The Court of Appeal, Abuja division yesterday reserved judgments in six appeals filed against two judgments of the Federal High Court, Abuja sacking Governor Victor Okezie Ikpeazu of Abia State.
Justice Okon Abang of the Federal High Court, Abuja in his June 27 judgment on suits filed by Samson Ogah and Obasi Ekeagbala, voided Ikpeazu’s election because he made false claims in his tax information submitted to the Peoples Democratic Party (PDP) preparatory to its December 8, 2014 primary.
The appellate court reserved judgments after the parties made their final submissions and adopted their briefs of argument.
The appeals included three filed by Ikpeazu marked: CA/A/390/2016, CA/A/ 390D and CA/A/406/2016
There were two appeals by the PDP marked; CA/A/390A and CA/A/406A and the one marked: CA/A/390B by Friday Nwosu, a PDP governorship aspirant, who came fifth in the primary. His suit against Ikpeazu was dismissed by the Federal High Court in Umuahia for failure to prove the allegation of forgery on which he premised his case.
Ikpeazu, represented by a team of 37 lawyers including eight Senior Advocates of Nigeria (SAN), led by Chief Wole Olanipekun faulted Justice Abang’s judgments. He urged the court to allow his appeals and set aside the judgments.
In the appeal marked: CA/A/390D/2016, Ikpeazu urged the court to set aside the post-judgement ruling by Justice Abang, in which he held among others that a trial court could still exercise jurisdiction in a case after an appeal against its final judgment had been entered at the Court of Appeal and record of appeal compiled.
The judge had declined to stay action on the case on being informed by Olanipekun that his client’s appeals against his judgments had been entered, given an appeal number and record of appeal transmitted to the appeal court.
Justice Abang, in the ruling, held that Order 4 Rule 11 of the Court of Appeal Rules cited by Olanipekun was only applicable in interlocutory judgments, noting that in the case of a final judgement, there was nothing left to be preserved by asking the trial court to stay action.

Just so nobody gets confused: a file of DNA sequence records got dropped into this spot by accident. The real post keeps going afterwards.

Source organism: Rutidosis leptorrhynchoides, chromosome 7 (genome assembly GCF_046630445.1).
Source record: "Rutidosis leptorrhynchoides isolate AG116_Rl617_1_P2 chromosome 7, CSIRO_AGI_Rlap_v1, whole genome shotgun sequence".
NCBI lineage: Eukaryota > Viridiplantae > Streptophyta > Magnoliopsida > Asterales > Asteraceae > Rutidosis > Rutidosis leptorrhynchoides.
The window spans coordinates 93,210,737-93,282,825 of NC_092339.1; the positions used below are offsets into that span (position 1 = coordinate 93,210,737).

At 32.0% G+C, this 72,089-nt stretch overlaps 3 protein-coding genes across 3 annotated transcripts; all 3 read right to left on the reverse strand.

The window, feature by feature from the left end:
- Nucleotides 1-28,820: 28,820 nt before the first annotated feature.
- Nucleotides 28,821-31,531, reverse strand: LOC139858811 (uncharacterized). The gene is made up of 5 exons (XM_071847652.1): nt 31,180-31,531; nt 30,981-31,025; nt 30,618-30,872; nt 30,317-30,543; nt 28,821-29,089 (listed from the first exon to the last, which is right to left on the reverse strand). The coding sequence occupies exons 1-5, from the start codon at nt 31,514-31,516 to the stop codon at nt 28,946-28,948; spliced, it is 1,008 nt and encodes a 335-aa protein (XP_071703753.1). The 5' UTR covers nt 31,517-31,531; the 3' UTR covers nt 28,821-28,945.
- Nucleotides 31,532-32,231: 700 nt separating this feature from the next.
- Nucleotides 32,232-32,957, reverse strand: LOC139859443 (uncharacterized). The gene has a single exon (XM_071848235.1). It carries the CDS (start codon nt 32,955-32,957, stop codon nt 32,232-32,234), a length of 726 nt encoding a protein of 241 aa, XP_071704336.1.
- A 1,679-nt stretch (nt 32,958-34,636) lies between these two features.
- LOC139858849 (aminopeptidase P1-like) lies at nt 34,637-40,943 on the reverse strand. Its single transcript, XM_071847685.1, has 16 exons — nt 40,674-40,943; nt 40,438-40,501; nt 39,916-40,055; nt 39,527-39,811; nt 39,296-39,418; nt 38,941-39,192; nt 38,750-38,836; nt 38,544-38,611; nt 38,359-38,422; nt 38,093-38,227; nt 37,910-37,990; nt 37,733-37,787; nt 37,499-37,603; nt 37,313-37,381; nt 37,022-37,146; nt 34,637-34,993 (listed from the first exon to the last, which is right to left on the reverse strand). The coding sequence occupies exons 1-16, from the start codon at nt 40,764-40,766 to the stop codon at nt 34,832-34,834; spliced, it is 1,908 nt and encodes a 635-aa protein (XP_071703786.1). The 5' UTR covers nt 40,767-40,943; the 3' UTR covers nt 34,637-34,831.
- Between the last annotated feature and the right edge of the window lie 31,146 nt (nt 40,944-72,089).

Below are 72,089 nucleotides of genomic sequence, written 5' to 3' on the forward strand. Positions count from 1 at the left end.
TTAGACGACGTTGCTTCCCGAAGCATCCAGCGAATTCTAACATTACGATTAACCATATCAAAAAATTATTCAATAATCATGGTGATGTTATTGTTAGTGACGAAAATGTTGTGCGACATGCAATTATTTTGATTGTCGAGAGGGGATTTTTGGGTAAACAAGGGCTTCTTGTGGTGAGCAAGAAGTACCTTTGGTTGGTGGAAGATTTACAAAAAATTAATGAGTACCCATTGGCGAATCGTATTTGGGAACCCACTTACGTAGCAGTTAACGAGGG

Yesterday, Olanpekun urged the court to make a definite pronouncement on the issue, noting that Justice Abang, by his ruling, has attempted to alter the long held tradition of the court that once an appeal is entered at a court of higher jurisdiction, the lower court ceases to exercise jurisdiction.
The two appeals by the PDP were against the judgments of the Federal High Court. Represented by a team of lawyers including Onyechi Ikpeazu (SAN), Joseph Nwobike (SAN) and Paul Ananaba (SAN), the party faulted the trial court’s reasons for voiding Ikpeazu’s election and ordering the issuance of certificate of return to Ogah.
Ikpeazu, who led the legal team, adopted his client’s briefs of arguments on both appeals and their responses to some of the other appeals. He argued that the conclusion of the trial court was wrong because the possession of tax receipts do not form the basis of qualification or disqualification under Sections 177 and 182 of the Constitution.
Ikpeazu urged the court to allow the PDP appeals and set aside the judgments of the lower court.
Adopting Nwosu’s briefs of argument, his lawyer, J. C. Idoko urged the court to set aside the judgement in Ogah’s case because that it was based on abuse of court process. He said Ogah abused court process when he filed the suit at the trial court when a similar one had been filed by his client, with Ogah as a party.
Idoko urged the court to set aside the judgment and allow his client’s appeal, including making Nwosu the governor of Abia State having disqualified Ikpeazu and Ogah.
Ogah equally paraded a team of lawyers, which included Alex Iziyon (SAN), Dipo Okpeseyi (SAN) and Femi Falana (SAN). Iziyon, who spoke for the team, urged the court to dismiss all the appeals.
On Ikpeazu’s appeals, Iziyon argued that justice Abang was right when it held that the governor was not qualified to stand for election having breached the provision of his party’s guidelines.
He insisted that his client’s case was not based on forgery, but on false information, which Ikpeazu submitted to his party to contest its primary, and which the party included in the Independent National Electoral Commission (INEC) Form CF001.
Iziyon, who urged the court to also dismiss PDP’s appeals, wondered why it was uncomfortable with the lower court’s judgments, having admitted in one of its affidavits that it erroneously included the false tax documents in the Form CF 001.